Medical Microbiology Reports.

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Prevalence and Causes of Neonatal Sepsis in Soba University Hospital, Sudan

Objective: This study aimed to determine the isolated organisms and, the most common causes of neonatal sepsis; and to evaluate
the susceptibility pattern of isolates to different antibiotics.
Methods: A total of 119 blood samples were collected and inoculated in brain heart infusion broth, then incubated up to 7days
at 37°C. All isolates were identified based on culture charters, Gram stain, and standard biochemical test. Antimicrobial susceptibility tests were done according to CLSI guidelines 2011.
Results: Out of 119 blood samples investigated only 37.8% (45/119) were found to be positive for neonatal septicemia and all cases was early onset sepsis. The frequency of Gram-positive and Gram negative bacteria is 57.8% and 42.2% respectively. MRSA and K. pneumoniae are the most common isolated organisms. All Gram –ve isolates were resistant to ceftriaxone, cephalexin, and cotrimoxazol and sensitive to imipenem (100%). While most isolateswere sensitive to Vancomycin, and resistant to Ciprofloxacin, Amoxyclav, Erythromycin, and Oxacillin.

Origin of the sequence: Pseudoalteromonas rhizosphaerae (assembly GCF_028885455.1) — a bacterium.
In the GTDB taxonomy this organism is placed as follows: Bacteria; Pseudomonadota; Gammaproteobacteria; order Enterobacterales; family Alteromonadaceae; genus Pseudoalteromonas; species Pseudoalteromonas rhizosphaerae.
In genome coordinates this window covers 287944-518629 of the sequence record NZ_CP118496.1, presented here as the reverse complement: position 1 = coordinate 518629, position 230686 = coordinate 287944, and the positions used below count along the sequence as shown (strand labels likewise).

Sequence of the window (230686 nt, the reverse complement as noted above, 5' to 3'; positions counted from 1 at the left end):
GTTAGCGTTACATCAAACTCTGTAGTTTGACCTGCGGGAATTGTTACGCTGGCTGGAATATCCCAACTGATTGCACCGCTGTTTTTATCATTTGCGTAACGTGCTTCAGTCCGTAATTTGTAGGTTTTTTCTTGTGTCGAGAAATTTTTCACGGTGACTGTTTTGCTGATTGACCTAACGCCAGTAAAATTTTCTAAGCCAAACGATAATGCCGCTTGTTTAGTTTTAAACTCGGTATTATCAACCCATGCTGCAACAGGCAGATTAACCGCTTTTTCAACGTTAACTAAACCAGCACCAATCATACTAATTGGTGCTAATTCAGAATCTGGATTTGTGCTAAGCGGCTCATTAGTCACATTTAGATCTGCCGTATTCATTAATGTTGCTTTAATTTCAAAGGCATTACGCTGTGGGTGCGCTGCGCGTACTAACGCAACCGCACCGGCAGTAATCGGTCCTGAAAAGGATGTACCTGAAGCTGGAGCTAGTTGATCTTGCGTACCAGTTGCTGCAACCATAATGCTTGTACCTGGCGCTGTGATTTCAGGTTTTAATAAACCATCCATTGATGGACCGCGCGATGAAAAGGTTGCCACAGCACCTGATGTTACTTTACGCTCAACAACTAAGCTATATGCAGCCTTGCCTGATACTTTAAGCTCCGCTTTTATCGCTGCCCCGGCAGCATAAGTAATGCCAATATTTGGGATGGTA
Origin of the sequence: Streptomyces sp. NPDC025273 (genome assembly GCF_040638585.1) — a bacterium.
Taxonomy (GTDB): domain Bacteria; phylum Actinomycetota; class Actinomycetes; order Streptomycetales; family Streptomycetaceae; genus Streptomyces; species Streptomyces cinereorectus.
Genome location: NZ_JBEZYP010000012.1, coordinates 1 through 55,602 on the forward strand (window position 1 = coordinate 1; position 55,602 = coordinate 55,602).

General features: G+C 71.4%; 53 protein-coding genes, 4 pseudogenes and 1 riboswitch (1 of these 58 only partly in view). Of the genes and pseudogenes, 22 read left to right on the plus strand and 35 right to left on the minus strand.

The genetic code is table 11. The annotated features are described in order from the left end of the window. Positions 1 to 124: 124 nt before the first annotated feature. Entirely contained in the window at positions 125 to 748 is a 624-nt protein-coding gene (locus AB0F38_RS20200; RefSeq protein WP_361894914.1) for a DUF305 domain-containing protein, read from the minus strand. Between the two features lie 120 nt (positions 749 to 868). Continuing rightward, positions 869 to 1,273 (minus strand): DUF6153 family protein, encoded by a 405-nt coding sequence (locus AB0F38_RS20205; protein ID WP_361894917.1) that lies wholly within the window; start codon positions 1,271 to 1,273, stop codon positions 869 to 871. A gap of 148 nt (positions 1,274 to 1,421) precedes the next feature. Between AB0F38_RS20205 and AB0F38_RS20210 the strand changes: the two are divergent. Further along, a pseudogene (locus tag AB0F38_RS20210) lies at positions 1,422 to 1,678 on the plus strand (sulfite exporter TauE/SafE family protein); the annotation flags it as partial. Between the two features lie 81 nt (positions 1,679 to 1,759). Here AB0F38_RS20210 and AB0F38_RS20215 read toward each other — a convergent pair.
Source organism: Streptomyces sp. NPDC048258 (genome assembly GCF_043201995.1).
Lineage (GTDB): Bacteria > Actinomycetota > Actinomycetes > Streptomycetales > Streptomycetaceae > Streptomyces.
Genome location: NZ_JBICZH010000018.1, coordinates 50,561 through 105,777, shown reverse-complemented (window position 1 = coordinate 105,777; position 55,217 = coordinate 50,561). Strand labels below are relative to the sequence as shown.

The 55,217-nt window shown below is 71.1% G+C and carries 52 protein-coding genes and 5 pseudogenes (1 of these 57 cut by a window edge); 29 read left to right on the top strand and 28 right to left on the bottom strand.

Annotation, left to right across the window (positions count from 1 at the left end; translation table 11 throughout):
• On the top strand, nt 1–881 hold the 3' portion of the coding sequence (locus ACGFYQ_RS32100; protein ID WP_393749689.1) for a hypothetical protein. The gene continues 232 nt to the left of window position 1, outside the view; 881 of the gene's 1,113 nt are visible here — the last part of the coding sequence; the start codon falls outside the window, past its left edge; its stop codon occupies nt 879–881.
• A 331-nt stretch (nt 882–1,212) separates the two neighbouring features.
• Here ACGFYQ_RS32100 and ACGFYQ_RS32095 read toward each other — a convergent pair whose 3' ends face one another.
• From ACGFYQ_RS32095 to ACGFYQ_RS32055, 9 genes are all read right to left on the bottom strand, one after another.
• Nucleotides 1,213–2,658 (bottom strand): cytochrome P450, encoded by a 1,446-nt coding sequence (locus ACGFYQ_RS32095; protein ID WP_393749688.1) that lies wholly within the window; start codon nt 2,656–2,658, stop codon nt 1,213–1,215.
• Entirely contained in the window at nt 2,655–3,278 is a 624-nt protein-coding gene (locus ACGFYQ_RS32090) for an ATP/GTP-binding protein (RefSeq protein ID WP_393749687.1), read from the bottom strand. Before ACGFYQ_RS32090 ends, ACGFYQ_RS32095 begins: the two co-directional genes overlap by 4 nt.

Conclusion: Neonatal sepsis is a major health problem worldwide, and the emergence of MDR isolates can limit the therapeutic options. Proper antibiotic discretion and regular updating of antibiotics susceptibility through continuous surveillance is essential to maintain a good infection control program and it can play a key role in avoiding and limiting the extending of this problem.

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